Thank you for your interest in joining the PCMech Folding@home Team!
The Folding@home distributed computing project started almost 15 years ago at Stanford University and today is a worldwide that currently encompasses 200,000 participating processors (both CPU and GPU’s) with an equivalent computing power of a 48 petaflops (48 x 10^15 floating point operations). By means of comparison, a single Intel i7-4790k 4.0GHz quad core processor (one of the fastest available at the time of this writing) can handle about 100 gigaflops (100 x 10^9 floating point operations per second), so this is truly an astonishing amount of donated computing power.
What is the purpose of the project and why is it important? In short, the project utilizes distributed computing power to better understand and ultimately help find cures for such dreadful diseases as Alzheimer’s, Parkinson’s, different cancers, and many others. This is done by using computing power to simulate the folding of different proteins, a very complex process that plays a key role in the understanding of these diseases. Participants in the distributed computing project download a client and are then given different work units to crunch on their PC’s (i.e. protein simulations) using only spare processing cycles (i.e. the performance of the PC is not impacted). The project has had great success to date, and over 100 research papers have been published from the results of its efforts.
We here at PCMech have supported the Folding@home effort for many years and continue to do so with the help of our members, believing that the donation of our spare computing power can make a difference. Detailed below are steps on how to get the Folding@home Client up and running on your Windows computer, along with instructions to join our team:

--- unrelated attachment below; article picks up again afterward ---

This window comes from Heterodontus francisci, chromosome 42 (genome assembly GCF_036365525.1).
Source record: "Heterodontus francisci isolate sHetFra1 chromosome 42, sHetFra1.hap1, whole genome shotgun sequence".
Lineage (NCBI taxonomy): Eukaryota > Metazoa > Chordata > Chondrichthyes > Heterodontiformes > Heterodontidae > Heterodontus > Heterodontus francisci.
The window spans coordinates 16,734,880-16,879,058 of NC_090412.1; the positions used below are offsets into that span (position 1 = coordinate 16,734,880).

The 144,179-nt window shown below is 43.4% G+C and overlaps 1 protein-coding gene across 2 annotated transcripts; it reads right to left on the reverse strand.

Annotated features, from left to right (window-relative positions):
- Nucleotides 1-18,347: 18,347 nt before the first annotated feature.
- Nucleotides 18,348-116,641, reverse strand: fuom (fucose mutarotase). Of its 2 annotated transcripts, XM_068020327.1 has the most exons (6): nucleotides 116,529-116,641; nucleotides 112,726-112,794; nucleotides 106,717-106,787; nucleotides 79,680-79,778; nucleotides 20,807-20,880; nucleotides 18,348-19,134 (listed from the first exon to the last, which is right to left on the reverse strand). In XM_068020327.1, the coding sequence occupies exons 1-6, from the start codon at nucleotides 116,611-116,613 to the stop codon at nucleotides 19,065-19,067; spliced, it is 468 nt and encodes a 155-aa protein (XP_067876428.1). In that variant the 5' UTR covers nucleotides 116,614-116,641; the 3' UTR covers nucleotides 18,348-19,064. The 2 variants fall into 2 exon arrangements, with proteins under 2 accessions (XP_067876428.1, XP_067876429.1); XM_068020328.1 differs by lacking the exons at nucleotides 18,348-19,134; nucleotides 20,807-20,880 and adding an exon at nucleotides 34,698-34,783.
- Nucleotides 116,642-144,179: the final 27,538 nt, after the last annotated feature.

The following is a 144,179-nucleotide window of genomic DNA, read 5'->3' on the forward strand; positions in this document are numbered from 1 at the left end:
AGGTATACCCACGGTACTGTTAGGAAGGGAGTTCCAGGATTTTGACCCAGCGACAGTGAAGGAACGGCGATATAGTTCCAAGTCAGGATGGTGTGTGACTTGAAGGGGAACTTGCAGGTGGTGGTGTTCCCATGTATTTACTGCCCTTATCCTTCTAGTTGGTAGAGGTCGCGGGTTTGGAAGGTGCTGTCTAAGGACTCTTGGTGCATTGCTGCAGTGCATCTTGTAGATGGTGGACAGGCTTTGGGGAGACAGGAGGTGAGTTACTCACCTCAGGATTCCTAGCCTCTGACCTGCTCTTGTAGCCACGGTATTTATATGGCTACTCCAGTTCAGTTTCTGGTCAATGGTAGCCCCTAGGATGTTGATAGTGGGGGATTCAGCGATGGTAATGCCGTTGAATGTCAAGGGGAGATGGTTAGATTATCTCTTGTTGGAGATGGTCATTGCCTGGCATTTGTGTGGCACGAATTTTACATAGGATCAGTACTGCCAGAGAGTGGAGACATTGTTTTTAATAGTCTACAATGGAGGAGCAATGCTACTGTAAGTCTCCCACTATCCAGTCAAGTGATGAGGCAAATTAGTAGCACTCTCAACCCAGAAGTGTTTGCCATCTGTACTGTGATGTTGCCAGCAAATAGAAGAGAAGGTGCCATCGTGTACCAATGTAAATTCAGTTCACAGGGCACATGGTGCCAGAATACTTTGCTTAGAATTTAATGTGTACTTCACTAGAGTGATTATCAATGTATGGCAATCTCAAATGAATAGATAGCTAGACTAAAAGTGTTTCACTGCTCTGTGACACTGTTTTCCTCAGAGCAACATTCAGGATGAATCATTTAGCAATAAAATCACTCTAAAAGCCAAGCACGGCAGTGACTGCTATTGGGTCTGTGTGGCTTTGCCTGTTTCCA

1) Go to http://folding.stanford.edu. Scroll down and click the “Start Folding Link” or the “Download” link on the top right of the site.
2) Choose the correct installer for your operating system (Click on “See all downloads” if you are using an OS other than Windows).
3) Once the installer has finished downloading, locate the downloaded file and start the install.
4) Once the install has finished, the Windows firewall prompt you whether you want to allow the Folding@home Access to the network. Choose Allow Access.
5) Next you will be given the option to fold anonymously or setup an identity. You’ll want to choose Set up an Identity so you can keep track of your contributions and they can be counted towards the PCMech Folding@home team.
6) In the Change Identity dialog box enter a user id in the Name field. In the Team Number field, enter 13761 (our team number). In the Passkey field, you’ll need to enter your passkey. Now this is not required, but highly encouraged as it allows you to earn more points. Simply click on the “Get A Passkey” link below. You will be prompted for your email and shortly afterwards you should receive an email from Folding@home with your passkey. Enter it in the box and click Save.
7) This should complete the basic setup. You can now configure the client to run according to your personal preferences. For example, you can choose to only run when you’re working on your computer or only when the machine is idle. Furthermore, you can also choose how much power to dedicate towards folding. All this can easily be done in the Web Control (screenshot below).
8) For advanced configuration options you can also launch the Advanced Control by locating the Folding@home program icon in the system tray (for Windows), clicking it and choosing Advanced Control.
Thank you again for your willingness to donate your spare CPU cycles on behalf of PCMech to help fight diseases. You can keep track of your individual and our team’s statistics here and/or here. If you have any questions regarding the setup or operation of the Folding@home client software, or about a our team, please start a thread in our Distributed Computing forum.
A Configuration Note When Folding With CPU’s and GPU’s Together:
If you plan to dedicate both your CPU and GPU(s) to Folding@Home, it’s important to let the client auto configure how many CPU cores to use for folding. If you manually override this setting to use all CPU cores you might experience system slow down and/or stability issues when allowing your GPU(s) to fold concurrently. For any specific questions regarding configuration, or if you are not sure, please ask a question in our forums.